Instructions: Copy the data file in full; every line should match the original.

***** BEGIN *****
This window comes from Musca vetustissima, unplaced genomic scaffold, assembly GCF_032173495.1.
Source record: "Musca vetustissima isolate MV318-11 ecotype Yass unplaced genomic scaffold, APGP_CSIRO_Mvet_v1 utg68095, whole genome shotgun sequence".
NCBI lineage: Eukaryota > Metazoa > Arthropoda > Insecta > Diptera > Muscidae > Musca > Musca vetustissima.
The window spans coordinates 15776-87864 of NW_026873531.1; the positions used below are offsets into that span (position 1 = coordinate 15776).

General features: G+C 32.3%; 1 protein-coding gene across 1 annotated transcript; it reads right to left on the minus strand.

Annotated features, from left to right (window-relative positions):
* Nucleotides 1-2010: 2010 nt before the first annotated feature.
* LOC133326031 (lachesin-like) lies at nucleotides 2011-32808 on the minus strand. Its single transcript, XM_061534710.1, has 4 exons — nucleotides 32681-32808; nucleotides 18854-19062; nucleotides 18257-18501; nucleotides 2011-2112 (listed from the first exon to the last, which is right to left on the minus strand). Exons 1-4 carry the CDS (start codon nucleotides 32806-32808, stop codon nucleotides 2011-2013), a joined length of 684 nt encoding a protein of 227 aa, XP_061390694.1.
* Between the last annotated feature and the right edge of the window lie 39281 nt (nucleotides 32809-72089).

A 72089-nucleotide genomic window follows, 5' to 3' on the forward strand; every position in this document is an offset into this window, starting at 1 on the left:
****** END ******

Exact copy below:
This window comes from Musca vetustissima, unplaced genomic scaffold, assembly GCF_032173495.1.
Source record: "Musca vetustissima isolate MV318-11 ecotype Yass unplaced genomic scaffold, APGP_CSIRO_Mvet_v1 utg68095, whole genome shotgun sequence".
NCBI lineage: Eukaryota > Metazoa > Arthropoda > Insecta > Diptera > Muscidae > Musca > Musca vetustissima.
The window spans coordinates 15776-87864 of NW_026873531.1; the positions used below are offsets into that span (position 1 = coordinate 15776).

General features: G+C 32.3%; 1 protein-coding gene across 1 annotated transcript; it reads right to left on the minus strand.

Annotated features, from left to right (window-relative positions):
* Nucleotides 1-2010: 2010 nt before the first annotated feature.
* LOC133326031 (lachesin-like) lies at nucleotides 2011-32808 on the minus strand. Its single transcript, XM_061534710.1, has 4 exons — nucleotides 32681-32808; nucleotides 18854-19062; nucleotides 18257-18501; nucleotides 2011-2112 (listed from the first exon to the last, which is right to left on the minus strand). Exons 1-4 carry the CDS (start codon nucleotides 32806-32808, stop codon nucleotides 2011-2013), a joined length of 684 nt encoding a protein of 227 aa, XP_061390694.1.
* Between the last annotated feature and the right edge of the window lie 39281 nt (nucleotides 32809-72089).

A 72089-nucleotide genomic window follows, 5' to 3' on the forward strand; every position in this document is an offset into this window, starting at 1 on the left: